Inviting distinguished contemporary thinkers to Japan for the purpose of bringing humankind closer together and transcending the North-South/East-West divides, this short-term exchange of persons program aims at encouraging cultural dialogue for examining global agendas of the 21st century from a critical and alternative perspective.
[I-House Ushiba Fellowship] Living Together, Working Together
This event now concluded. Report available here.
- Lecturer: Tariq Ramadan (Professor, Oxford University)
- Title: Living Together, Working Together
- Moderator: Iizuka Masato (Director, Research Institute for Languages and Cultures of Asia and Africa, Tokyo University of Foreign Studies)
- Date: Wednesday, September 14, 2016, 7:00 pm
- Venue: Iwasaki Koyata Memorial Hall, International House of Japan
- Language: English and Japanese (with simultaneous interpretation)
- Admission: 1,000 yen (Students: 500 yen, IHJ Members: Free)
- Seating: 200 (registrations required)
- Organized by the International House of Japan
As our societies are pluralistic, it is necessary for us to build bridges and promote dialogue. Yet that is not enough since we might live together and ignore each other, says Professor Tariq Ramadan. Our common future requires us to work together, in the name of our respective principles, towards human dignity, human rights, solidarity and justice. In this lecture, Professor Ramadan will address what is needed to achieve this unavoidable common future.
Tariq Ramadan (Professor, Oxford University)A Professor of Contemporary Islamic Studies at the Oxford University (Oriental Institute, St Antony’s College) and also teaches at the Oxford Faculty of Theology.
Prof. Ramadan holds an MA in Philosophy and French literature and Ph.D. in Arabic and Islamic Studies from the University of Geneva. In Cairo, Egypt he received one-on-one intensive training in classic Islamic scholarship from Al-Azhar University scholars (ijazat in seven disciplines).
Through his writings and lectures Tariq has contributed to the debate on the issues of Muslims in the West and Islamic revival in the Muslim world. He is active at academic and grassroots levels lecturing extensively throughout the world on theology, ethics, social justice, ecology and interfaith as well intercultural dialogue. He is President of the European think tank: European Muslim Network (EMN) in Brussels.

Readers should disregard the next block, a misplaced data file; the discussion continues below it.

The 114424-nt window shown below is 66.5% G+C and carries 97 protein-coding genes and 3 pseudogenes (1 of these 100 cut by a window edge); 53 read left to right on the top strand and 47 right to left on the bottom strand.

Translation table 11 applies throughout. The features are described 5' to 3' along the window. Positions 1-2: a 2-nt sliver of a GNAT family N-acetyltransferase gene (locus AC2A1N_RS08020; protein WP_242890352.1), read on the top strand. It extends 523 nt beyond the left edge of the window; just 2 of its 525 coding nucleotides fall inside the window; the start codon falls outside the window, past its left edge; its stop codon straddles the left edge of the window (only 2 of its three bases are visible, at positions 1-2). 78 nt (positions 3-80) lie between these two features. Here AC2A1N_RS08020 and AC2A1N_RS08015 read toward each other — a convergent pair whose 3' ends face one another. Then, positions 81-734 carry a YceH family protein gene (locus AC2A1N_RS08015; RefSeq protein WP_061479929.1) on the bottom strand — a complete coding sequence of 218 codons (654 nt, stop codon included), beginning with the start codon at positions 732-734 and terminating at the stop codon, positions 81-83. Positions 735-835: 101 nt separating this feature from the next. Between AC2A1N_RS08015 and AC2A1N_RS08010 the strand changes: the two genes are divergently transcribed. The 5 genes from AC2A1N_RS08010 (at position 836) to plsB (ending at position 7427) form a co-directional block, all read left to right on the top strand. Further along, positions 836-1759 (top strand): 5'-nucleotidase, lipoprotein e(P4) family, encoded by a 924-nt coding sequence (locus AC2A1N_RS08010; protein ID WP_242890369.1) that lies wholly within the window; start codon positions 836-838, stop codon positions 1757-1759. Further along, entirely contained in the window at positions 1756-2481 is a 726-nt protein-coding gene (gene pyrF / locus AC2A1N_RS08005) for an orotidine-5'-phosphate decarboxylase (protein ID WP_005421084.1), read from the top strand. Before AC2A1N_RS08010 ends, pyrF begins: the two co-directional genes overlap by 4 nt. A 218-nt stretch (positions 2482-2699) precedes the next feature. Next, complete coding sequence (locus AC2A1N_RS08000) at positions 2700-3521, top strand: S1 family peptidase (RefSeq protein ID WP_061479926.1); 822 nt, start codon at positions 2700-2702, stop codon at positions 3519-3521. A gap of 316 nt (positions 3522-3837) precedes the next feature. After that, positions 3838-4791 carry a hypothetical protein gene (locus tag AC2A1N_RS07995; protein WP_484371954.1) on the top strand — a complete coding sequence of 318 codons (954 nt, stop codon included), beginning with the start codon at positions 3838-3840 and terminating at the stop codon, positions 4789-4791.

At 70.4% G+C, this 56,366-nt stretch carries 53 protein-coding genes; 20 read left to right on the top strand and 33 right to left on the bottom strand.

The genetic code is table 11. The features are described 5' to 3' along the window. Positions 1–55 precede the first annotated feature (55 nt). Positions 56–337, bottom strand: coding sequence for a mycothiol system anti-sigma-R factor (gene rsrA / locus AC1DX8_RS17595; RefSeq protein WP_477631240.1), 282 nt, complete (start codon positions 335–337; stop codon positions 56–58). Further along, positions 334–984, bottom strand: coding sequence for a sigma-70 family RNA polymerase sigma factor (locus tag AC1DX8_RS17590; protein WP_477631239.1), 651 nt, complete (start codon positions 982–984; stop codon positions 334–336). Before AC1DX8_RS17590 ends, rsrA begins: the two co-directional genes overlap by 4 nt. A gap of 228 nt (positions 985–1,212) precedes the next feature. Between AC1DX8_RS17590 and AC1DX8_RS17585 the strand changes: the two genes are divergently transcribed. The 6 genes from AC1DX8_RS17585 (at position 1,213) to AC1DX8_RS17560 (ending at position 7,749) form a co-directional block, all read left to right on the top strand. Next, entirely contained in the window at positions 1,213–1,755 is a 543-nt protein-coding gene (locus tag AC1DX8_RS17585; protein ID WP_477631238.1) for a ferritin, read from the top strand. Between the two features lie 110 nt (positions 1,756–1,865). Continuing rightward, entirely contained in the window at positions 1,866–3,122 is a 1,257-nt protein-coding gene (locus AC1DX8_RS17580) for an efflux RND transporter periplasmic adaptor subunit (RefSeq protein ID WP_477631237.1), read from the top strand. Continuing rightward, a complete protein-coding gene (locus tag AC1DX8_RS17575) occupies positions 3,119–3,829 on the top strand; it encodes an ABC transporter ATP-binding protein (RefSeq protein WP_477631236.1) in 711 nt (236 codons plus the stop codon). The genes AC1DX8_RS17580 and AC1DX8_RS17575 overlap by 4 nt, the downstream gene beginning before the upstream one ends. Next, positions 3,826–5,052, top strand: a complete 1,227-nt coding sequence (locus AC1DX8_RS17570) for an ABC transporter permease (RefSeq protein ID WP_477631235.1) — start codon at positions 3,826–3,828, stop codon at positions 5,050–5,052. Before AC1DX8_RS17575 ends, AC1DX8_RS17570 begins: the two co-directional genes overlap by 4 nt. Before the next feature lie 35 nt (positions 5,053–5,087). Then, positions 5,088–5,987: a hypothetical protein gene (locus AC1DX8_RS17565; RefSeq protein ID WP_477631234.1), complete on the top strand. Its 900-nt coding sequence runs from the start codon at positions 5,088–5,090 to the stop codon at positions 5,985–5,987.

Prof. Ramadan is also Visiting Professor at the Faculty of Islamic Studies, (Qatar) and the University of Malaysia Perlis; Senior Research Fellow at Doshisha University (Kyoto, Japan) and Director of the Research Centre of Islamic Legislation and Ethics (CILE) (Doha, Qatar). He is a member of the International Union of Muslim Scholars.
Prof. Ramadan’s books include Islamic Ethics: A Very Short Introduction (Oxford University Press, in press); The Essential introduction to Islam: Spirituality, Fundamentals, History (Pelican Series, Penguin, in press); Islam and the Arab Awakening (OUP USA, 2012); The Arab Awakening: Islam and the New Middle East (Penguin, 2012); The Quest for Meaning, Developing a Philosophy of Pluralism (Penguin, 2010); What I Believe (OUP USA, 2009); Radical Reform, Islamic Ethics and Liberation (OUP USA, 2008); and Au peril des idées (French) with Edgar Morin (Presses du Châtelet, 2014).
Iizuka Masato (Director, Research Institute for Languages and Cultures of Asia and Africa, Tokyo University of Foreign Studies)Professor Iizuka specializes in Islamic studies and Middle Eastern politics, especially Islamic political thoughts and movements. Born in 1960, he graduated from Faculty of Letters, the University of Tokyo (Islamic Studies). Before quitting the doctoral course at Graduate school of Humanities and Society, the University of Tokyo, he worked as a researcher at Embassy of Japan in Egypt from 1988-1990. He has served as an Assistant at Faculty of Letters, the University of Tokyo, Research Associate, and Associate Professor at Research Institute for Languages and Cultures of Asia and Africa, Tokyo University of Foreign Studies and currently Professor and Director there. He also has served as a Director and Secretariat of Japan Association for Middle East Studies, Committee Member and Editor in Chief of Collegium Mediterranistarum.
He is an author of Gendai Isuramu Shiso no Genryu (The Origin of Modern Islamic Thoughts, Yamakawa Shuppansha, 2008), co-editor of Isuramu Sekai ga Yoku Wakaru Q&A 100 Hitobito no Kurashi, Keizai, Shakai (100 Q&A to understand Islamic World: Muslims’ Life, Economy and Society, Aki Shobo, 1998), and co-author of Isuramu ni Nani ga Okiteiruka (What is happening to Islam?, Heibonsha, 1996), Tai Tero Senso to Isuramu Sekai (“War on Terrorism” and Muslim World, Iwanami Shoten, 2002), Arabu Daihendo wo Yomu – Minshukakumei no Yukue (Reading “Arab Cataclysm” – People’s Revolution, The Tokyo University of Foreign Studies Press, 2011), and so on. He has contributed articles and interviews to various periodicals and supervised TV and radio programs.
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